Jewish History Proves Jews Are Indigenous to Israel
Jewish history is long, tortuous, and difficult to grasp in its entirety. Moreover, there is the history of the Jews, and then there is the history of Judaism; and while these two histories overlap considerably, they are not the same, a point made by Adam Kirsch in his 2018 The New Yorker article on “Why Jewish History Is So Hard to Write.”
The unsuccessful Jewish revolt against the Roman Empire from 66 to 73 CE, ending with the fall of Masada, is a prime example. Thanks, in part, to the writings of Josephus, the historical details have been widely publicized. As the common narrative puts it, the failure of the revolt led to the dispersion of the Jews, the loss of their homeland, and nearly 2,000 years of wandering, highlighted by a variety of restrictions, expulsions, and pogroms. Ironically, the same war also led to the destruction of the Temple, the ascendancy of Rabbinic Judaism, and the writing of the Talmud and Midrash.
Yet the struggle between the Jews and the Romans in the Holy Land did not end in 73 CE, and Jews continued to live in significant numbers in “Palestine” (the name given to the land by the Romans after the first revolt) for a considerable time afterward. Jews formed a majority of the population of Palestine until at least the fifth century CE, and an autonomous Roman-recognized Jewish patriarchate in Palestine existed until 429 CE.
The first revolt was the first of four efforts by the Jews of Palestine to throw off the Roman yoke. The second revolt, known as the Bar Kochba Revolt, began in 132 CE and ended with the fall of the fortress of Betar in 136 CE. The Israeli archaeologist Yigael Yadin notes in Bar-Kokhba (1971) that other than occasional references to coins minted in this period, references to this revolt in the Talmud and Midrash are scant and vague. Non-Jewish sources provide more information, especially the Roman historian Cassius Dio, who noted that the Romans paid a heavy price in casualties for their victory. It was the discovery of letters between Bar Kochba and his military subordinates in the early 1960s that established the historical provenance of this event.
After the destruction of the Temple, the center of Jewish life in Palestine shifted from Jerusalem and its surroundings, to the Galilee. This is clear from the large number of impressive synagogue ruins in evidence today at sites such as Beit Alpha, Bar-am, and Capernaum, but above all, the extensive ruins and mosaics that have been uncovered in recent decades at Tzippori (the Roman Sepphoris).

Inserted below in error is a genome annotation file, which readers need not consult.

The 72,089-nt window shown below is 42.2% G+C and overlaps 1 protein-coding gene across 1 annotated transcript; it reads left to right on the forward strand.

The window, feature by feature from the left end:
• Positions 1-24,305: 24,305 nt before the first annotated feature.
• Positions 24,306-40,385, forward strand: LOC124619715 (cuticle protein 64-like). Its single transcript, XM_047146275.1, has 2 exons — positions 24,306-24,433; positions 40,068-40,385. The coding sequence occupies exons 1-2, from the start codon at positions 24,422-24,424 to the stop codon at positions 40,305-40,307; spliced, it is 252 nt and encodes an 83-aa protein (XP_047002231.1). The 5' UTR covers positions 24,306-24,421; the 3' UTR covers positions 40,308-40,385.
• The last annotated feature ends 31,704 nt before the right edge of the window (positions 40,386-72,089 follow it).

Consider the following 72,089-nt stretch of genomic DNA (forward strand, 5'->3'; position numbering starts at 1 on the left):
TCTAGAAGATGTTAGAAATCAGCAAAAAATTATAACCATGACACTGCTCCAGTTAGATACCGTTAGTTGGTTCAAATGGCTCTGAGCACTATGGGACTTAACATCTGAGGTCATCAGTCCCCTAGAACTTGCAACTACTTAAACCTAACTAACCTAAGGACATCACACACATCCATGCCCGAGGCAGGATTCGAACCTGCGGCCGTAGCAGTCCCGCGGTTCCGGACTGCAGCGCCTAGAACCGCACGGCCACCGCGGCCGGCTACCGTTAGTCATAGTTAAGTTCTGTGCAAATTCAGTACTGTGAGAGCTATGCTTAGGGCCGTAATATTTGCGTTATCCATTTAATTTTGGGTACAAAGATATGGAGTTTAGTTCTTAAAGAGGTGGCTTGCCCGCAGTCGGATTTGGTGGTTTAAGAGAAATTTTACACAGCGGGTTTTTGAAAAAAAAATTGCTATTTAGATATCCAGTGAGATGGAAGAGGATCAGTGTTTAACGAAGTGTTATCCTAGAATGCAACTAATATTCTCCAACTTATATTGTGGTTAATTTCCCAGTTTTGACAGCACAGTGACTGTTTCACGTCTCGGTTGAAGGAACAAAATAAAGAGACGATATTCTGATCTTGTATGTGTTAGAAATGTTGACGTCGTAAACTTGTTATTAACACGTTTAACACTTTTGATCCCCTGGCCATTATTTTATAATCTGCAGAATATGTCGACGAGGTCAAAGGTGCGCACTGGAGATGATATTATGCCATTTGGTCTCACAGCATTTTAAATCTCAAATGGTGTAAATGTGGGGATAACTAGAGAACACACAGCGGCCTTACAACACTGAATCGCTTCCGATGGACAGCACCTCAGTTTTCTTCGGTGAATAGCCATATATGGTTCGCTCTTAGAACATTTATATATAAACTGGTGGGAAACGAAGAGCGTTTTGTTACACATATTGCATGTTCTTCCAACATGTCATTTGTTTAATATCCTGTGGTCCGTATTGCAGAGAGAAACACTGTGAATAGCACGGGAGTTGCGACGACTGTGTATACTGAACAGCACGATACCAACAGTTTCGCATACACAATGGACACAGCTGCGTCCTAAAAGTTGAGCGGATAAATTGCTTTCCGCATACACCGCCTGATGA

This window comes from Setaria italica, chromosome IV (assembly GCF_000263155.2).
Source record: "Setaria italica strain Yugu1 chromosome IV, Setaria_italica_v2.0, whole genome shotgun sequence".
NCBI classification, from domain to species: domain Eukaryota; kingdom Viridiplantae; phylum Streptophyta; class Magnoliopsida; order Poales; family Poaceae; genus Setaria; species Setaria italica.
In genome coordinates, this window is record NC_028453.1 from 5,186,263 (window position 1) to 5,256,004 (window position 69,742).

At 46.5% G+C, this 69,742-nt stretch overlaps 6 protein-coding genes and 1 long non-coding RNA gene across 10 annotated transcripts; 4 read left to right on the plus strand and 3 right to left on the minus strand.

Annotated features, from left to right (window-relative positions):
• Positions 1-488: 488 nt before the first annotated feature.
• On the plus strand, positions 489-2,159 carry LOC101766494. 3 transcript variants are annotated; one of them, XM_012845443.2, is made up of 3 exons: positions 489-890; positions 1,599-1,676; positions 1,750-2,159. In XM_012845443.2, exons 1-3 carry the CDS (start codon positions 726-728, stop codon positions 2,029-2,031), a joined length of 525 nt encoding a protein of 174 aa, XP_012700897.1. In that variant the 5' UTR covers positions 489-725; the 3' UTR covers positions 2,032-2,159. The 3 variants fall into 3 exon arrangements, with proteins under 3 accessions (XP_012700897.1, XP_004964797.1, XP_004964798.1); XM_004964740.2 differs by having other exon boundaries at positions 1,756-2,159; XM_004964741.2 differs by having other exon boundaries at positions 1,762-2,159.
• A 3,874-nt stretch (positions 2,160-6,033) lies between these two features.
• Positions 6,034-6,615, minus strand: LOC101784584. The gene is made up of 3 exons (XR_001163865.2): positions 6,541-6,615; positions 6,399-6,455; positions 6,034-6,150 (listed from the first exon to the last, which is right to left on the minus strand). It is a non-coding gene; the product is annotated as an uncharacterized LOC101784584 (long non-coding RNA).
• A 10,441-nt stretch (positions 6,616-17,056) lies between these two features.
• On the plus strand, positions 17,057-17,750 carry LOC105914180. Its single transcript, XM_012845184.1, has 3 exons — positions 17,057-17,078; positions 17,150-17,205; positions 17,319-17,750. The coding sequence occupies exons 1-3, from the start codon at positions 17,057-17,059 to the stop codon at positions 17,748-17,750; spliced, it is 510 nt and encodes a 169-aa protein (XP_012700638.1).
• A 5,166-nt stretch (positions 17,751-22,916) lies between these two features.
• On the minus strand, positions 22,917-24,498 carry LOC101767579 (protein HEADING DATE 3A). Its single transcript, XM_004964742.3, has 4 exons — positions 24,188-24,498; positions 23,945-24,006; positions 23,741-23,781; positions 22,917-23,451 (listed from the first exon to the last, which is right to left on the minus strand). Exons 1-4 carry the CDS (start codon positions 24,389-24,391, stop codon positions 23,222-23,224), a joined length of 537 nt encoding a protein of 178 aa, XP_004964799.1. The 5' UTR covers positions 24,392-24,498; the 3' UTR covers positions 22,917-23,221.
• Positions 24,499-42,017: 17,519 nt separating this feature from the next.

I learned only recently that there were two additional revolts by Jews in Palestine against Roman rule. In both, the rebels tried to take advantage of Roman preoccupation with disturbances elsewhere in the Empire.
The Gallus Revolt, directed against the rule of Constantine Gallus, brother-in-law of the Roman emperor Constantine II, took place from 351 to 352 CE. The revolt may have been a reaction to Christian proselytism, although according to Hebrew University historian Shmuel Safrai, Gallus’ corrupt rule was the cause. The focal points of the revolt were at Tzippori and Tiberius, but a 1996 discovery of a trove of related coins indicates that it extended as far south as Lod (Lydda). Ursicinus, a senior Roman commander, put down the revolt; thousands of rebels died, and towns such as Tzippori and Tiberius were destroyed. (Both towns were rebuilt shortly thereafter.)
The last Jewish effort to gain autonomy in Palestine before modern times, the revolt against Heraclius, emperor of Byzantine (the Eastern Roman Empire), broke out in 614 CE, in the midst of a broader conflict between the Byzantine Empire and the Sasanian (Persian) Empire. Estimates indicate that 20-26,000 Jewish men fought in this campaign, with heavy losses on both sides. Initial Jewish successes, including a Jewish takeover of Jerusalem, came to naught in 617 CE, when the Sasanians reneged on their support for the Jews.
Each of these four revolts failed, and some have questioned the wisdom of taking on the powerful Roman Empire at what seems to have been impossible odds. Each loss resulted in a further reduction in the number of Jews living in the Holy Land.
But while it is true that from the seventh century CE until modern times Jews formed a minority of the population of Palestine, their numbers were still appreciable throughout this period, even though they fluctuated because of immigration, epidemics, and earthquakes. To say that the Jews left the Land of Israel for 2,000 years after the fall of Masada is incorrect. It encourages the view that the modern State of Israel is nothing more than a colonial enterprise, without any historical connection to the land or evidence of a continuous Jewish presence.
Former US ambassador to Israel, David Friedman, along with many others, have warned that Jewish literacy is critical for the future of the Jewish people. While there may be no consensus as to the definition of Jewish literacy, surely a basic knowledge of Jewish history should be a part of it.
Jacob (Jake) Sivak, elected a Fellow of the Royal Society of Canada in 2002, is a retired professor in the School of Optometry, University of Waterloo.